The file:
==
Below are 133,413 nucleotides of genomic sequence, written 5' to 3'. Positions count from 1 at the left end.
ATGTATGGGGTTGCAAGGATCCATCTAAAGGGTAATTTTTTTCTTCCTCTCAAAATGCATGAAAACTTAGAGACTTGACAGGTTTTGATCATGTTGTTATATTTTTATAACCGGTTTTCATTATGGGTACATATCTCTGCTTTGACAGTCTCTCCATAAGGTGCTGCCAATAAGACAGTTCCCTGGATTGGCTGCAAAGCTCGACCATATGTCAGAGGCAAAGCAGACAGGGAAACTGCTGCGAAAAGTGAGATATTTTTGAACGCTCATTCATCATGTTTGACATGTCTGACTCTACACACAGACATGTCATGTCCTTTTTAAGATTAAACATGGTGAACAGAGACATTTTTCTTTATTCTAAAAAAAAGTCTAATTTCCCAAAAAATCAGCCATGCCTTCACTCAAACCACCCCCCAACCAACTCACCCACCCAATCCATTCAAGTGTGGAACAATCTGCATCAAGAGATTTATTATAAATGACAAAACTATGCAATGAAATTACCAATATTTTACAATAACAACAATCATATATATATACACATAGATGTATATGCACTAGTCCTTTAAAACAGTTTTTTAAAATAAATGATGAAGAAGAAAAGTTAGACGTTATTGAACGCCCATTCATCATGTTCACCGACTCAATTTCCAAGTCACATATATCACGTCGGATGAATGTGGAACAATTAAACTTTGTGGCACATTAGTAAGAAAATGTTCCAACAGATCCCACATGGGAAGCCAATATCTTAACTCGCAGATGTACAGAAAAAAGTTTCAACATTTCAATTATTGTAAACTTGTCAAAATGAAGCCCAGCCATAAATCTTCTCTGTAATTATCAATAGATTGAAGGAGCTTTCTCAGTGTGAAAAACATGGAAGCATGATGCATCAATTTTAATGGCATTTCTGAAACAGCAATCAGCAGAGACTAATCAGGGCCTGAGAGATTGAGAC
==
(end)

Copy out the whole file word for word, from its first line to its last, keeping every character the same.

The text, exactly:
Below are 133,413 nucleotides of genomic sequence, written 5' to 3'. Positions count from 1 at the left end.
ATGTATGGGGTTGCAAGGATCCATCTAAAGGGTAATTTTTTTCTTCCTCTCAAAATGCATGAAAACTTAGAGACTTGACAGGTTTTGATCATGTTGTTATATTTTTATAACCGGTTTTCATTATGGGTACATATCTCTGCTTTGACAGTCTCTCCATAAGGTGCTGCCAATAAGACAGTTCCCTGGATTGGCTGCAAAGCTCGACCATATGTCAGAGGCAAAGCAGACAGGGAAACTGCTGCGAAAAGTGAGATATTTTTGAACGCTCATTCATCATGTTTGACATGTCTGACTCTACACACAGACATGTCATGTCCTTTTTAAGATTAAACATGGTGAACAGAGACATTTTTCTTTATTCTAAAAAAAAGTCTAATTTCCCAAAAAATCAGCCATGCCTTCACTCAAACCACCCCCCAACCAACTCACCCACCCAATCCATTCAAGTGTGGAACAATCTGCATCAAGAGATTTATTATAAATGACAAAACTATGCAATGAAATTACCAATATTTTACAATAACAACAATCATATATATATACACATAGATGTATATGCACTAGTCCTTTAAAACAGTTTTTTAAAATAAATGATGAAGAAGAAAAGTTAGACGTTATTGAACGCCCATTCATCATGTTCACCGACTCAATTTCCAAGTCACATATATCACGTCGGATGAATGTGGAACAATTAAACTTTGTGGCACATTAGTAAGAAAATGTTCCAACAGATCCCACATGGGAAGCCAATATCTTAACTCGCAGATGTACAGAAAAAAGTTTCAACATTTCAATTATTGTAAACTTGTCAAAATGAAGCCCAGCCATAAATCTTCTCTGTAATTATCAATAGATTGAAGGAGCTTTCTCAGTGTGAAAAACATGGAAGCATGATGCATCAATTTTAATGGCATTTCTGAAACAGCAATCAGCAGAGACTAATCAGGGCCTGAGAGATTGAGAC